Processing and storage

Serum, plasma, and whole blood are complex matrices. We tend to forget that after collection and subsequent processing, the samples are far from static. As the samples are allowed to sit, carbon dioxide is lost and the pH changes. Enzymes present may lose activity or gain activity. Chemical interactions between various endogenous and exogenous chemicals occur between and amongst each other. Recognizing the potential for these and understanding how they impact the stability of a given drug is important (29,30).

One of the best examples comes from toxicology when cocaine needs to be measured in blood. The metabolism of this drug by circulating cholinesterases continues unless fluoride is used to inhibit the process. Similarly, interactions between two drugs administered may continue after sample collection. For example, it is not unusual for several antibiotics to be used sequentially to treat some infections. One practice involves the use of both an aminoglycoside and a beta-lactam antibiotic. The drugs are not co-administered in the same infusion because it is known that beta-lactams will inactivate aminoglycosides rendering the aminoglycoside ineffective against the microorganism for which it is intended and unrecognizable by the antibodies in the immunoassays used to quantify serum concentrations. The rate at which inactivation occurs depends upon the aminoglycoside involved, the beta-lactam antibiotic involved, as well as the time and temperature of exposure (31). Although administered sequentially to avoid this in vivo, both drugs may be present in the circulation and subsequently in the collection tube when samples are collected. Consequently, the amount of measurable aminogly-coside will decline over time leading to lower and lower apparent concentrations. It is therefore advisable to process, separate, and analyze the samples immediately or to freeze the samples if testing is delayed (31).

Methotrexate has long been considered to be unstable. Limelette et al. (32) investigated this question by spiking methotrexate into whole blood collected from healthy donors. The blood was collected on citrate-phosphorus-dextrose. Using an HLPC-based method, they compared whole blood and plasma methotrexate concentrations from these samples over time and various storage conditions. The whole blood stability study was performed using a pool, which was then divided into three sub-pools. The sub-pools were stored at room temperature exposed to light, at room temperature protected from light, and at 4°C protected from light. Aliquots were tested immediately after preparation and at intervals up to 144 h. Visual inspection of the graphic display of the resulting data shows similar changes in the methotrexate concentrations regardless of the storage conditions from initial preparation until 48 h later. Concentrations declined slightly, but the deviation from baseline was less than 10%. After 48 h, there was little change in the levels observed for the light-protected pool stored at 4°C. Interestingly, of the two pools retained at room temperature, the one protected from light showed the greatest loss of methotrexate with changes of more than 20% occurring by 100 h.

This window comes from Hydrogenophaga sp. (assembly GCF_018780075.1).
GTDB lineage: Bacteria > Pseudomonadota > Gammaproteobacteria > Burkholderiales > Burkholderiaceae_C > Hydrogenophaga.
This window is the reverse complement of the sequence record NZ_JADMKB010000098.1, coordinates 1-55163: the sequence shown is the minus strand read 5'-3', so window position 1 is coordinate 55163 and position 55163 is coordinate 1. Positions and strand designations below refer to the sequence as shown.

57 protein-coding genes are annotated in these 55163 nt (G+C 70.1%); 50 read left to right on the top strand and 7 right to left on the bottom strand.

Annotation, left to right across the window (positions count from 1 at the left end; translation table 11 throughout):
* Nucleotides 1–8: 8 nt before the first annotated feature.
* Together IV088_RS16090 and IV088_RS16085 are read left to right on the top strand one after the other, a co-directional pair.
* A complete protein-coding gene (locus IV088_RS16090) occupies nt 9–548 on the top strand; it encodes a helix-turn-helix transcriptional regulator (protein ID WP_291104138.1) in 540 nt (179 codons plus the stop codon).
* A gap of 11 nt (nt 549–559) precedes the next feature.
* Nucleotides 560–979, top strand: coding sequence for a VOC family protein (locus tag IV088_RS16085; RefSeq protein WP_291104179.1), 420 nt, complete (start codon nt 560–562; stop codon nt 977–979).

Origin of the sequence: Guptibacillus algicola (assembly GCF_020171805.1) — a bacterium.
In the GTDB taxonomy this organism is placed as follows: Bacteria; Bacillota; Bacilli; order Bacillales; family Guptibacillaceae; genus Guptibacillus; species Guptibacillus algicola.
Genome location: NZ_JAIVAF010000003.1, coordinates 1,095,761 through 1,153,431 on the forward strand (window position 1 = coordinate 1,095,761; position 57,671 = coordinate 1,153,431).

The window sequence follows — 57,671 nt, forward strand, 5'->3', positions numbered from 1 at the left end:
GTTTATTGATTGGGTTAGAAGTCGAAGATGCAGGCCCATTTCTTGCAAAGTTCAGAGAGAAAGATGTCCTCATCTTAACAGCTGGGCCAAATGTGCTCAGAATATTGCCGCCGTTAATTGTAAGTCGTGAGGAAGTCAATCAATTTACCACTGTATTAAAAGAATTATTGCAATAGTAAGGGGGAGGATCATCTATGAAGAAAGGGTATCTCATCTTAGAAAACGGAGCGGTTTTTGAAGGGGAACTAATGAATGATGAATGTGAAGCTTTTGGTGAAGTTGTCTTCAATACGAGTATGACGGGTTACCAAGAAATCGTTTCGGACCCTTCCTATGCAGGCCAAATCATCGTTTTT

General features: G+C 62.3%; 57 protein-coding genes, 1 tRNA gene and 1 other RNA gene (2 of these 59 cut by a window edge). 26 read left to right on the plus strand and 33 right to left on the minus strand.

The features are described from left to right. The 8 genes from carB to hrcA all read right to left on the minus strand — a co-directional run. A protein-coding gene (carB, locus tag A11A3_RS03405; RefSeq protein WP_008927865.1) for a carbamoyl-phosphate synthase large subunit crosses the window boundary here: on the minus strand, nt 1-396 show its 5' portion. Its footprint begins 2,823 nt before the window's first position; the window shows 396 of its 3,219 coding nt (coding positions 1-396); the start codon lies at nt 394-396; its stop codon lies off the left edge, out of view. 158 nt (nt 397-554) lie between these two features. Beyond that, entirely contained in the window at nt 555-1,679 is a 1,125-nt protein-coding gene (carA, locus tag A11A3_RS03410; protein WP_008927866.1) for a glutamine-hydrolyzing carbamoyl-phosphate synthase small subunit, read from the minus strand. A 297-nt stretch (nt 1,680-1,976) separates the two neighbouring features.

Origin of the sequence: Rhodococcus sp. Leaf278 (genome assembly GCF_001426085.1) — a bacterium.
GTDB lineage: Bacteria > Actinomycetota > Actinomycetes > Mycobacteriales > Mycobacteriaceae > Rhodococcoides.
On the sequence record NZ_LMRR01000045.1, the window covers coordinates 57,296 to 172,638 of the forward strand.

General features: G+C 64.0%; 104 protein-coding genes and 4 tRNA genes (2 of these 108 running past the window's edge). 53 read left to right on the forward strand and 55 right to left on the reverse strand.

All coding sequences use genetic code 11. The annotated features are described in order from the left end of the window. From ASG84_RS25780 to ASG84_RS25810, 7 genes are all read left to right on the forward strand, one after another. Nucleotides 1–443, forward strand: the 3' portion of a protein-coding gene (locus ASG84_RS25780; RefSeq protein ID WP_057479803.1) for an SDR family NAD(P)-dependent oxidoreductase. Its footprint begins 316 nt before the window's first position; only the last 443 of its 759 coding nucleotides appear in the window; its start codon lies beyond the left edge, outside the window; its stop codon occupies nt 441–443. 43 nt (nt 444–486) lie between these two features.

When the investigators tested three plasma pools under the same conditions, they found that the drug concentrations also steadily declined by approximately 17% over the first 3 days of testing before leveling off. Little change was observed over an additional 7 days. The study has the following limitations: only one concentration of methotrexate was tested, the samples were prepared pools not patient samples, and the blood used to prepare the pools did not simulate typical patient samples in that it contained citrate-phosphorus-dextrose. Because the use of methotrexate extends beyond its use as a chemotherapeutic agent for leukemia and other cancers and monitoring is widely performed, it would thus be of great use to clinical laboratories to simplify the collection, processing, and storage of specimens.

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